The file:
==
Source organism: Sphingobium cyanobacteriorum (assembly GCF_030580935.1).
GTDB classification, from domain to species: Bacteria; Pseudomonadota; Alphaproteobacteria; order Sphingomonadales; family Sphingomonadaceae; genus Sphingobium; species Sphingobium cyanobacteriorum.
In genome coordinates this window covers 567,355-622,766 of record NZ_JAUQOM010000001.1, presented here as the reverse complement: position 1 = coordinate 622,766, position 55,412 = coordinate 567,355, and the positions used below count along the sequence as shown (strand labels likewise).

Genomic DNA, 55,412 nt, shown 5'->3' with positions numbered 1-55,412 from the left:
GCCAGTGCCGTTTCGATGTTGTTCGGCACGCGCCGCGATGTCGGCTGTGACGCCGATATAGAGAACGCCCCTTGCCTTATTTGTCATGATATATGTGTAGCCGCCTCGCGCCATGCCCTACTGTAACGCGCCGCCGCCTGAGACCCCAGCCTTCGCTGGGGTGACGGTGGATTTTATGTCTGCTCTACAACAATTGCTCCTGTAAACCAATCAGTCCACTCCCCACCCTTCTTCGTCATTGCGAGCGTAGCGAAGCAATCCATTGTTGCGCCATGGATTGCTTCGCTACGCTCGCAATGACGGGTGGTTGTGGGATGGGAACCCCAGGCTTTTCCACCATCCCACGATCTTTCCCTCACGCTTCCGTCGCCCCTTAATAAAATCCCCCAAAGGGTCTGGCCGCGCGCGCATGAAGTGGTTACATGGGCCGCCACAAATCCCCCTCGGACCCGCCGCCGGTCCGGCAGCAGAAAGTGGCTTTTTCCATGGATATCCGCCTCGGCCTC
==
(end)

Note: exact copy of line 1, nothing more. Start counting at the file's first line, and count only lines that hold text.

Source organism: Sphingobium cyanobacteriorum (assembly GCF_030580935.1).